Increasing the specific speed of simple microhydro propeller turbines
Thesis DisciplineMechanical Engineering
Degree GrantorUniversity of Canterbury
Degree NameDoctor of Philosophy
The late University of Canterbury civil engineering lecturer Peter Giddens developed a range of simple microhydro turbines, with publications from as early as the 1980s. He considered that a range of simple but well-designed turbines which covered the gamut of possible small sites would be more useful than any single turbine. He started with radial inflow turbines, then set about extending their range of applicability by increasing specific speed. That extension was continued by the research in this thesis, which aimed to produce a design with a minimum efficiency of 70 % at a specific speed of at least 600 (rev/min, kW, m). Achieving those targets would differentiate it from existing microhydro designs. In order to reach those performance targets, the volute, runner, and draft tube were examined through experiment and computational fluid dynamics models to characterize past designs and test the validity of their embodied assumptions. A prototype with a design specific speed of 650 was built and fully characterized by dynamometer testing.
Measurements of the outlet velocity distribution of two of Peter Giddens’s volutes confirmed that single tangential inlet volutes are not torque-free when certain geometric conditions are met; swirl increased through those volutes by 70 % or more depending on the design. A new overall turbine design was proposed, where axial flow enters the runner and swirling flows leaves it. This required the design of a novel volute. Through computational analysis, the effect of swirling flow entering the conical draft tube was shown to affect its pressure recovery: negatively for draft tubes with small angles, positively for larger angles. It was shown that the peak pressure recovery of an optimum draft tube was not likely to be improved upon by the use of swirl, and since there was uncertainty in the analysis, a conservative draft tube was specified for the prototype. A flat-bladed runner was designed for the prototype and computational modeling indicated its performance would be sensitive to small changes in flow angle. Despite that sensitivity — an intrinsic property of high specific speed runner velocity triangles — the computational model was shown to give good predictions of the runner flow characteristics, although not its effciency. Finally, a 1.2 kW prototype was built and achieved a peak net effciency of 64 % as defined by the American Society of Mechanical Engineers at a net head of 2.07 m, a flowrate of 94 L/s, and a runner shaft speed of 1670 rev/min, corresponding to a specific speed of 740. Maximum measured runner efficiency of 87 % also occurred at those conditions. Compared to existing designs, that performance extended the operational envelope of microhydro turbines considerably. A three-zone computational model of the entire prototype was assembled and trialled, but not validated.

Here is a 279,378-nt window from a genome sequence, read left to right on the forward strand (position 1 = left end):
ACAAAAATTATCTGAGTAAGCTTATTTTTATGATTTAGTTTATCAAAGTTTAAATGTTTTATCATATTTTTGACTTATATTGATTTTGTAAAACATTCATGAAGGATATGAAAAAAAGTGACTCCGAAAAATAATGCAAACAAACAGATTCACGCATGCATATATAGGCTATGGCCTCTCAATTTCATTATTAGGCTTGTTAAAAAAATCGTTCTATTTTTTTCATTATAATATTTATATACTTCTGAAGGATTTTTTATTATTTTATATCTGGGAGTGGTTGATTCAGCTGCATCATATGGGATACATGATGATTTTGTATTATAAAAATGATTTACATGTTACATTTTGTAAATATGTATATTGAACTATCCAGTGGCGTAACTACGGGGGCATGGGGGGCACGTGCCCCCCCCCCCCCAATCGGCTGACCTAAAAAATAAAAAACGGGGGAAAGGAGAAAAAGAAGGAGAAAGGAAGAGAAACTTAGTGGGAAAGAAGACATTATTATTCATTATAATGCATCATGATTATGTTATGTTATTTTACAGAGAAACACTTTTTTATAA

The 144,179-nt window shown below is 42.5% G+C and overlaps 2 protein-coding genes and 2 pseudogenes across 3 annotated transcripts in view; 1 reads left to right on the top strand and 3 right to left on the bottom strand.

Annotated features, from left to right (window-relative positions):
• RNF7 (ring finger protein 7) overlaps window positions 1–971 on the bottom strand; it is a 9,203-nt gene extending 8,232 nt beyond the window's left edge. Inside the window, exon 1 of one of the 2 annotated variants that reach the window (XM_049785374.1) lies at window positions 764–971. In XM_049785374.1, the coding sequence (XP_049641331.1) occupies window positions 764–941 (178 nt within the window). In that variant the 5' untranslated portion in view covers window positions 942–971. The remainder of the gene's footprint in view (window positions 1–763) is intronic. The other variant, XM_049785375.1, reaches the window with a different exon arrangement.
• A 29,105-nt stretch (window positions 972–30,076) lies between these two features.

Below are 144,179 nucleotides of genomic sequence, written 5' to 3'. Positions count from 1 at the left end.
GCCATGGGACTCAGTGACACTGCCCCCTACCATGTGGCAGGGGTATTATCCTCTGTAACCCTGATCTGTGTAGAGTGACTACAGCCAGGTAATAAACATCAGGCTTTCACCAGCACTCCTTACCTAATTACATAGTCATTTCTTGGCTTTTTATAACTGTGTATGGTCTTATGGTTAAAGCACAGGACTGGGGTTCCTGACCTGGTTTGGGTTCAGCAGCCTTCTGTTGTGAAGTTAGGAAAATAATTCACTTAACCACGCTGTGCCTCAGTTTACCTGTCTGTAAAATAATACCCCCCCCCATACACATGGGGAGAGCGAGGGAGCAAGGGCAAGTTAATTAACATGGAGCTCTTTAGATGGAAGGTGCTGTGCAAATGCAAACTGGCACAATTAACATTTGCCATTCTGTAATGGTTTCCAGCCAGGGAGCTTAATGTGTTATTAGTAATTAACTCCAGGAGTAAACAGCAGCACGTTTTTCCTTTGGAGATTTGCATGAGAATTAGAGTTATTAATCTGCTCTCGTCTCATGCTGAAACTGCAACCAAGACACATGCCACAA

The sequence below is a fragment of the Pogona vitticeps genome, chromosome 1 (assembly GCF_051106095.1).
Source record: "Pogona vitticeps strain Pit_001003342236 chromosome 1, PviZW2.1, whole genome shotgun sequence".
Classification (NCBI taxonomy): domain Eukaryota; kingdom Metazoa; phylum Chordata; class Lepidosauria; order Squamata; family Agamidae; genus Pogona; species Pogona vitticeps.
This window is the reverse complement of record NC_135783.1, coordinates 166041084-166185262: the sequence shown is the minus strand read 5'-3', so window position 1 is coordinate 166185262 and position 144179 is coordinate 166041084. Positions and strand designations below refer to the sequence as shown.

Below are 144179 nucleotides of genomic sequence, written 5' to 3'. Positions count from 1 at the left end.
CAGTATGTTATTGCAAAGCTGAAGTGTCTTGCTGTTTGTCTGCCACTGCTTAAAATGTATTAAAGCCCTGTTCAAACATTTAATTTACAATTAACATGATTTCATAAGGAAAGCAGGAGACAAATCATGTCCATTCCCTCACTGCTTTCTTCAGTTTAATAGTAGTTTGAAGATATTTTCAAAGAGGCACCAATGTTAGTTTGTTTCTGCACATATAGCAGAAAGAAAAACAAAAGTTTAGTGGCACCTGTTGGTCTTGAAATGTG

It is concluded that for efficient high specific speed turbines, volute swirl characteristics must be known with confidence, as the volute sets the conditions at the leading edge for peak runner efficiency. A simple but efficient runner may be made using flat blades, showing the potential for this geometry even when made by limited workshops. Adding a free-vortex tangential velocity distribution to the inlet flow of a stalled conical draft tube may increase its pressure recovery, although it is not likely to exceed the best performance obtainable with axial inlet flow. Therefore taking measures to reduce the peak fluid velocity entering the draft tube could be more beneficial to overall performance than seeking outright improvements in draft tube pressure recovery.